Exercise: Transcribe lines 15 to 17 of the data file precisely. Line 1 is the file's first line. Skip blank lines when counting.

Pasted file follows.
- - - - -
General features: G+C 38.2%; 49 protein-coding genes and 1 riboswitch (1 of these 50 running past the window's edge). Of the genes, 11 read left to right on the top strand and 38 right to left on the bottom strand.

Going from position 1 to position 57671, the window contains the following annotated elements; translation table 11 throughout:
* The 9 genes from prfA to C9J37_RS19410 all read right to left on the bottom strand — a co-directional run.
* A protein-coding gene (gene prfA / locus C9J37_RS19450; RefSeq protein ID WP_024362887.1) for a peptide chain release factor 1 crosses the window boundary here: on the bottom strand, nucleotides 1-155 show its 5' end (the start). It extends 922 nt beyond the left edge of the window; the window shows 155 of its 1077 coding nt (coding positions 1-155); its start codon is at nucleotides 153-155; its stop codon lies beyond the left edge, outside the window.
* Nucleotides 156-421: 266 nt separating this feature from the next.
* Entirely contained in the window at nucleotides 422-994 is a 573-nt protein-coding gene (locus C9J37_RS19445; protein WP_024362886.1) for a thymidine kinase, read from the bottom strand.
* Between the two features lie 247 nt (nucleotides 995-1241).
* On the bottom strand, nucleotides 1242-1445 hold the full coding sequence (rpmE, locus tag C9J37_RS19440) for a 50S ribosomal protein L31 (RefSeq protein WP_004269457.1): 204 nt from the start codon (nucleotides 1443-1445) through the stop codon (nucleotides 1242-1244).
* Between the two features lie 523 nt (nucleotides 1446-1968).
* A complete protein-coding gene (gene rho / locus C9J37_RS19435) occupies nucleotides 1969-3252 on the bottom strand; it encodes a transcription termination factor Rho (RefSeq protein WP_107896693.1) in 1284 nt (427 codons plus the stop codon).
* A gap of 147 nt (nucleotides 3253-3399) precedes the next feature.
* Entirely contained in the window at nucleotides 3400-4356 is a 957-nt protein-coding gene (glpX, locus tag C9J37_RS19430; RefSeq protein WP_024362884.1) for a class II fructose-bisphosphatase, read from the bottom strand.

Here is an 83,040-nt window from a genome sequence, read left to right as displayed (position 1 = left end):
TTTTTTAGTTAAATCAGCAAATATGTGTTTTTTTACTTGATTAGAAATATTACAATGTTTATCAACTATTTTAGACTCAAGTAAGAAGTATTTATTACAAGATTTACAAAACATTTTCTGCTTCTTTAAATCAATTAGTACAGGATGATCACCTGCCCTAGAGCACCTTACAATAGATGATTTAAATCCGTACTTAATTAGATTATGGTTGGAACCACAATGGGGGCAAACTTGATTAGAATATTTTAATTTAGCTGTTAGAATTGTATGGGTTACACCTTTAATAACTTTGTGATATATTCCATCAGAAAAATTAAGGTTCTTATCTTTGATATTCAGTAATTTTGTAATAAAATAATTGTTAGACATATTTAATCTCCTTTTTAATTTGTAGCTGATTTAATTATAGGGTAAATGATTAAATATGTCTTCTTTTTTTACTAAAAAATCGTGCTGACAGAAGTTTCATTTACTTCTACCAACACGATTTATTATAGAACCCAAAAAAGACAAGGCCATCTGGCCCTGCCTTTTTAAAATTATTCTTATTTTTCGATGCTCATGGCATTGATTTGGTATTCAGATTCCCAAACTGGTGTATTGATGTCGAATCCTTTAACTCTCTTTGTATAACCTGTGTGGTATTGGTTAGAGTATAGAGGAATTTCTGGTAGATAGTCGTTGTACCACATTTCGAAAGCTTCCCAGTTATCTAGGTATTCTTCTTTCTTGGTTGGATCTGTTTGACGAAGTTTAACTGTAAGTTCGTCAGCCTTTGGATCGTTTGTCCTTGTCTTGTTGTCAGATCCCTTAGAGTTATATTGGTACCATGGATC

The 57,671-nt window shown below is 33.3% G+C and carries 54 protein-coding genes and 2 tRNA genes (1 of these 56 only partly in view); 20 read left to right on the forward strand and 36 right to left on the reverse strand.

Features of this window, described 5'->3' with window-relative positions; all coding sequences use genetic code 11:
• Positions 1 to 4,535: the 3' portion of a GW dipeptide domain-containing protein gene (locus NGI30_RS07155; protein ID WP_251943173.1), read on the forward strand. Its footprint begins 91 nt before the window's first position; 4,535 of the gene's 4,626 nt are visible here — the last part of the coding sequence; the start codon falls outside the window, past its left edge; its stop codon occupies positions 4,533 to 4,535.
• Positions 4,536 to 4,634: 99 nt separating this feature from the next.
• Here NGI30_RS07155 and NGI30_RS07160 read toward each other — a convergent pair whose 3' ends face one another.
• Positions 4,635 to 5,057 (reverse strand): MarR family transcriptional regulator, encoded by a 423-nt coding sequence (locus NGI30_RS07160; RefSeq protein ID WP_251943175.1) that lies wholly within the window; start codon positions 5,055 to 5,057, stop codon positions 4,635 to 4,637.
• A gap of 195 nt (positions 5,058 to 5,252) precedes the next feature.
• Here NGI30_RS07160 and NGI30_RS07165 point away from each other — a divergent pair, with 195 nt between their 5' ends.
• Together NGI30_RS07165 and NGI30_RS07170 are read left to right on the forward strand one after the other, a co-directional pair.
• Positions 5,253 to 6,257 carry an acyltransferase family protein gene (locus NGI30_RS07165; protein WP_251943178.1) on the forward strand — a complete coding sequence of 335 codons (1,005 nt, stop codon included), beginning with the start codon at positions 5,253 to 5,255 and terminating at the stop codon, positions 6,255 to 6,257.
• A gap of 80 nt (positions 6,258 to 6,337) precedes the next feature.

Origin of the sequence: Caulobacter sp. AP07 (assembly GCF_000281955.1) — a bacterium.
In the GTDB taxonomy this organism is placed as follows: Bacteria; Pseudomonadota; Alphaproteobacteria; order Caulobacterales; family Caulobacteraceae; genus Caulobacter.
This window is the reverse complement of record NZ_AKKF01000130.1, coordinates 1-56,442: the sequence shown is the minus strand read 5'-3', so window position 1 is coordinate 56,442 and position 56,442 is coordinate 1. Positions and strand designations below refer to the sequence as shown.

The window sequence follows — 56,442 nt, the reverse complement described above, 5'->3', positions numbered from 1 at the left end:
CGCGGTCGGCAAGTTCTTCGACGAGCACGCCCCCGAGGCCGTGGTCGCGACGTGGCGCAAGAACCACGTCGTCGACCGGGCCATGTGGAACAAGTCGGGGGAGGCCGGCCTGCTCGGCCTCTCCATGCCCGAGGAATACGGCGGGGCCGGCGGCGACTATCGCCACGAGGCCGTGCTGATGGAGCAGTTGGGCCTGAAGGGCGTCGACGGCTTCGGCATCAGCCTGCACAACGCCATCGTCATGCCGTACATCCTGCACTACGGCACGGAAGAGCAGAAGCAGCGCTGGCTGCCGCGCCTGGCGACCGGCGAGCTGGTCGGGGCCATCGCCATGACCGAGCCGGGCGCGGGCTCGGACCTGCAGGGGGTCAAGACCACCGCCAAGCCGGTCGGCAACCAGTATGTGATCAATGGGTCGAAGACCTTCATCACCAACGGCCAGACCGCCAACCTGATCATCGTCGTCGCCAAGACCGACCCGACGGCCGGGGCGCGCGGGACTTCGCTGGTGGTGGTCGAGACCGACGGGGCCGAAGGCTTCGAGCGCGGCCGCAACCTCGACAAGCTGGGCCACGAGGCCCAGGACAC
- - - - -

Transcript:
The 57,671-nt window shown below is 33.3% G+C and carries 54 protein-coding genes and 2 tRNA genes (1 of these 56 only partly in view); 20 read left to right on the forward strand and 36 right to left on the reverse strand.

Features of this window, described 5'->3' with window-relative positions; all coding sequences use genetic code 11:
• Positions 1 to 4,535: the 3' portion of a GW dipeptide domain-containing protein gene (locus NGI30_RS07155; protein ID WP_251943173.1), read on the forward strand. Its footprint begins 91 nt before the window's first position; 4,535 of the gene's 4,626 nt are visible here — the last part of the coding sequence; the start codon falls outside the window, past its left edge; its stop codon occupies positions 4,533 to 4,535.